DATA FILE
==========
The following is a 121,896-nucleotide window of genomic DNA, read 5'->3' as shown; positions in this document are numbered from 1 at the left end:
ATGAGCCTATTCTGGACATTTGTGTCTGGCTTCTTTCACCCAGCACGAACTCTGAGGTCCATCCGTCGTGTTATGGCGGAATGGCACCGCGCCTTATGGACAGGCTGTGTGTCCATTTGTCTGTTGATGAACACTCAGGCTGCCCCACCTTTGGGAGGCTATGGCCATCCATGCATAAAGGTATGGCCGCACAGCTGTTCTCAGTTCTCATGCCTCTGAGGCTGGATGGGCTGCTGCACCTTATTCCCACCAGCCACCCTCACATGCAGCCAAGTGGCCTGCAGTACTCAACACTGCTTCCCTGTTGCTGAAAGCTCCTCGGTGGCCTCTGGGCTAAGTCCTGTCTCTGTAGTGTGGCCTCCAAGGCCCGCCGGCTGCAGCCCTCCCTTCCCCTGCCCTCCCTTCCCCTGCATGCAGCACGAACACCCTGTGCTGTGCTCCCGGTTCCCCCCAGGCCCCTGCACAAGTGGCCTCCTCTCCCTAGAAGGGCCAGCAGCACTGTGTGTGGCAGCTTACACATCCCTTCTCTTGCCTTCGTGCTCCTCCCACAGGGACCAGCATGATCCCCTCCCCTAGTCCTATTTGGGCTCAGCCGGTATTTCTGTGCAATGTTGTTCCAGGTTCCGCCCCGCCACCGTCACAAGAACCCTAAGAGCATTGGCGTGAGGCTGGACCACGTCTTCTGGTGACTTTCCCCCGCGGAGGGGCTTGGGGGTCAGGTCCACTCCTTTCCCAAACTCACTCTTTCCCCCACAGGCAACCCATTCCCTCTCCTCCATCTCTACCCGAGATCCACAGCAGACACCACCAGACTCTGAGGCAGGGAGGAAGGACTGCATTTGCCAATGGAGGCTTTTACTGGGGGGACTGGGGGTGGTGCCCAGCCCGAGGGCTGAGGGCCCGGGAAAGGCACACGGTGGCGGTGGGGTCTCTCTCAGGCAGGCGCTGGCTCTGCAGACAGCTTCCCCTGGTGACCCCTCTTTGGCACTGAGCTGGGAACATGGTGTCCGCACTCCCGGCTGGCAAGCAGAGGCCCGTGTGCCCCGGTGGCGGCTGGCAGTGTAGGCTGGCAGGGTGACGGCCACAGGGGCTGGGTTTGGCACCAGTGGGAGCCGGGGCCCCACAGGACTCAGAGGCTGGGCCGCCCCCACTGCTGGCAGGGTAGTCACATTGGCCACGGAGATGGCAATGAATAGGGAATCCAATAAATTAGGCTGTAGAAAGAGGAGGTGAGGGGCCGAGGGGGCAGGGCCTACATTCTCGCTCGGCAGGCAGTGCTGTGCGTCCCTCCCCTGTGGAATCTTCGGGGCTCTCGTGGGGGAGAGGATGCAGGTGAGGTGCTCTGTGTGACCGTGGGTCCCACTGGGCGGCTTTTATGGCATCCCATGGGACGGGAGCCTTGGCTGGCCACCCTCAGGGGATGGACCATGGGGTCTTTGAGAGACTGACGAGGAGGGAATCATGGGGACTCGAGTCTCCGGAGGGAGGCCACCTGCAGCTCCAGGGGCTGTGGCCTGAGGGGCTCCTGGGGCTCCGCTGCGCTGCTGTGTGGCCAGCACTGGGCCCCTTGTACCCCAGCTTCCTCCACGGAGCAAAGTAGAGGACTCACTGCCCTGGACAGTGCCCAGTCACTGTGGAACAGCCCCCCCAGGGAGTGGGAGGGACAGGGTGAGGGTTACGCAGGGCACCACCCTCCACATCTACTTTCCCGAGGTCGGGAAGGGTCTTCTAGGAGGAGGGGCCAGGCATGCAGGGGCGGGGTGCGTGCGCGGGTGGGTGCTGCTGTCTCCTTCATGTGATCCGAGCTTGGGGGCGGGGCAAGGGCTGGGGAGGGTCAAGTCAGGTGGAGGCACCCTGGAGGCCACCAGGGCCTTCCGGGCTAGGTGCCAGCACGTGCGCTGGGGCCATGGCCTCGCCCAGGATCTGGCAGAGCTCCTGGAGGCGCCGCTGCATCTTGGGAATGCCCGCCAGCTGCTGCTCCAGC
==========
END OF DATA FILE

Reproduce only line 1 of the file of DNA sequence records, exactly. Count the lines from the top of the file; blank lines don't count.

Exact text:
The following is a 121,896-nucleotide window of genomic DNA, read 5'->3' as shown; positions in this document are numbered from 1 at the left end: